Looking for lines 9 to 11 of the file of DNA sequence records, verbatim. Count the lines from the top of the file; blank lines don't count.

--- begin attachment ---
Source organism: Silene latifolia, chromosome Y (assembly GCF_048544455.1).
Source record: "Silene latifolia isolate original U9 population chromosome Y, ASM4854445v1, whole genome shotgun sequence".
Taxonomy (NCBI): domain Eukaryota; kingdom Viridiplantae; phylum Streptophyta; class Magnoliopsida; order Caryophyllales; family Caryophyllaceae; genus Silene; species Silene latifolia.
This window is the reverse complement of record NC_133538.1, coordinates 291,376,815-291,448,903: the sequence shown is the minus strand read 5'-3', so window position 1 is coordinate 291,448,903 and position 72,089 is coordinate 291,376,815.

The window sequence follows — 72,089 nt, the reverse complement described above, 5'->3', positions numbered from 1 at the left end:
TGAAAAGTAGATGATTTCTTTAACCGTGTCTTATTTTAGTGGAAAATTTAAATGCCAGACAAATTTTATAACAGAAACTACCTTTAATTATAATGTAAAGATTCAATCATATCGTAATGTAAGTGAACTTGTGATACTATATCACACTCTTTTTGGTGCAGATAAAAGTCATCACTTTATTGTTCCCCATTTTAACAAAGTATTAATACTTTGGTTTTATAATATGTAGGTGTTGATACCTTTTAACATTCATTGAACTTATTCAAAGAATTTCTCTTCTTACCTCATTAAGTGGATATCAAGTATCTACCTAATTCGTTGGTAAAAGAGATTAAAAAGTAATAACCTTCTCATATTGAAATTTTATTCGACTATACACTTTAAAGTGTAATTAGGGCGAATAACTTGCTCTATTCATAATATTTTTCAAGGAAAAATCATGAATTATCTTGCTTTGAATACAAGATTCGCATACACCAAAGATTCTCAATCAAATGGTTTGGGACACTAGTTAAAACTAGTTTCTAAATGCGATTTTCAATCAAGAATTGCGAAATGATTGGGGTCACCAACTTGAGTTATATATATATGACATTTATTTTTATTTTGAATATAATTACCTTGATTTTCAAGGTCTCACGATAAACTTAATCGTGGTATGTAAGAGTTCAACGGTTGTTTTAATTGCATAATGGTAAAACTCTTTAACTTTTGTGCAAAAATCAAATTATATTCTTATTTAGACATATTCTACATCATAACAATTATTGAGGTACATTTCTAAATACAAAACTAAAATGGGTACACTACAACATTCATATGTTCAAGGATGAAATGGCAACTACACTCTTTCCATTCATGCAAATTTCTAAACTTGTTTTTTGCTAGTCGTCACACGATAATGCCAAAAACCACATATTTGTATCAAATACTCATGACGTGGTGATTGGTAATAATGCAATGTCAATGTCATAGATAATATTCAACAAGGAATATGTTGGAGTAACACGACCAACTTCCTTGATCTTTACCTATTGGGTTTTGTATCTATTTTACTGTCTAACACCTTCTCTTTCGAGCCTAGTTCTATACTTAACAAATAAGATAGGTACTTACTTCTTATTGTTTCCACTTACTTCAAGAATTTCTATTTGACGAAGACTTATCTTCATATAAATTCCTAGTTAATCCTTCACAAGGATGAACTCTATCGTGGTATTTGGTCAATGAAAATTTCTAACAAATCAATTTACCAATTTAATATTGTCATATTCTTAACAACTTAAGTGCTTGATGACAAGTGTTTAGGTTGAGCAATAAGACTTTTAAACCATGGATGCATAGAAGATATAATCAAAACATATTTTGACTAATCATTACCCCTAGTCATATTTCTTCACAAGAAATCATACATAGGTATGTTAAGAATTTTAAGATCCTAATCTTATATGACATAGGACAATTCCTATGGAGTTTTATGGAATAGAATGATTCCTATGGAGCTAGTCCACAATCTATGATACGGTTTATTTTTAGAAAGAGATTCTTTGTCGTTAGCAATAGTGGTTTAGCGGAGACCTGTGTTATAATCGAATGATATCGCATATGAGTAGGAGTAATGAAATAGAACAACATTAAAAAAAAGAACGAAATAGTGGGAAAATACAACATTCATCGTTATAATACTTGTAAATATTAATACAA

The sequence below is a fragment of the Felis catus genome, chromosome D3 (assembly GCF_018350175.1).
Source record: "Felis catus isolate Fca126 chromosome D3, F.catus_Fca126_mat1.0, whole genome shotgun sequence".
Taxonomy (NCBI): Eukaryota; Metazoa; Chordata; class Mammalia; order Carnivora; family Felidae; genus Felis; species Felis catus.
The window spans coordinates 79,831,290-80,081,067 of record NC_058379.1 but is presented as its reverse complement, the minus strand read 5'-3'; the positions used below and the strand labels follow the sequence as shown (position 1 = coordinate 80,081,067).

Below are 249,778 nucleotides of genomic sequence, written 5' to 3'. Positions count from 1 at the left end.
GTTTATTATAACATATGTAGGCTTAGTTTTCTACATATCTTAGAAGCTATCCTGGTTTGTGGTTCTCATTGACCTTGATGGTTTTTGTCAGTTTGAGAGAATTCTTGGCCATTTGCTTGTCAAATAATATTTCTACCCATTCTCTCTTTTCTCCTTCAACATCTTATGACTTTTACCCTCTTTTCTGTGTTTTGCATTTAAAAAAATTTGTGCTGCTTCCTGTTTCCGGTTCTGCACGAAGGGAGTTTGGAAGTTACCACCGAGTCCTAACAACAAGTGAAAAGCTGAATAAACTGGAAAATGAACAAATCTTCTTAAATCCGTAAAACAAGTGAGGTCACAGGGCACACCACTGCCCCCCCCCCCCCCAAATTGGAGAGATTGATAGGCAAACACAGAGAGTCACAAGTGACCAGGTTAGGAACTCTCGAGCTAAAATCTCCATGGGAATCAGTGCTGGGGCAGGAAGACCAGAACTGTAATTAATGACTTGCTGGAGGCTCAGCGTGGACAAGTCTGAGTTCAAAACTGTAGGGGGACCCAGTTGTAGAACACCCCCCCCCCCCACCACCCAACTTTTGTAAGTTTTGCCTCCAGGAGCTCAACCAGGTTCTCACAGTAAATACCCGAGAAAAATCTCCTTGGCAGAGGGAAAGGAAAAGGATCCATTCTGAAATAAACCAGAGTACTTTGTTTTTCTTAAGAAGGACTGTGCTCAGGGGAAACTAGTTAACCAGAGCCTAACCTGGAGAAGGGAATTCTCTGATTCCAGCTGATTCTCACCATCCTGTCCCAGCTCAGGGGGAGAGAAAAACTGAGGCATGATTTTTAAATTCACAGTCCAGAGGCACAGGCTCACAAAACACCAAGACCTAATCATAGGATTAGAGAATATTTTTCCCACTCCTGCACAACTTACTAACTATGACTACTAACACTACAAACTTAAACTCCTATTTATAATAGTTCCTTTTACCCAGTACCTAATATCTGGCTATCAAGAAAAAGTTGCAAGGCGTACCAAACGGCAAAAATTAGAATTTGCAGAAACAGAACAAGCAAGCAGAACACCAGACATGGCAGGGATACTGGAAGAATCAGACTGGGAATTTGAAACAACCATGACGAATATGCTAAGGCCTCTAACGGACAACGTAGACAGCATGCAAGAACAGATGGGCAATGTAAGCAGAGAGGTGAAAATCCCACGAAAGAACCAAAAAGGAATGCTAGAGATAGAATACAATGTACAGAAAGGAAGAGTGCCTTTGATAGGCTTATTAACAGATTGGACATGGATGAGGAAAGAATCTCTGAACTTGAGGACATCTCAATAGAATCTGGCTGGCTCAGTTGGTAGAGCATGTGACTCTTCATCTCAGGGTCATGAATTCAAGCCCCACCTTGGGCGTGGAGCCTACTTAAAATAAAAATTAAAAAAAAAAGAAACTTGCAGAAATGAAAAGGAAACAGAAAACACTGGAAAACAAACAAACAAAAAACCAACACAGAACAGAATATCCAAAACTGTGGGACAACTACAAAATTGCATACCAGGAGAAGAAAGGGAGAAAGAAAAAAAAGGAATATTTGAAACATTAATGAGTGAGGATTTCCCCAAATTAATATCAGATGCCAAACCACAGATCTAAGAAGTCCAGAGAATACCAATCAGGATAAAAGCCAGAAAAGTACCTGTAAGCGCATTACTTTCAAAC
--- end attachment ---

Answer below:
Taxonomy (NCBI): Eukaryota; Metazoa; Chordata; class Mammalia; order Carnivora; family Felidae; genus Felis; species Felis catus.
The window spans coordinates 79,831,290-80,081,067 of record NC_058379.1 but is presented as its reverse complement, the minus strand read 5'-3'; the positions used below and the strand labels follow the sequence as shown (position 1 = coordinate 80,081,067).

Below are 249,778 nucleotides of genomic sequence, written 5' to 3'. Positions count from 1 at the left end.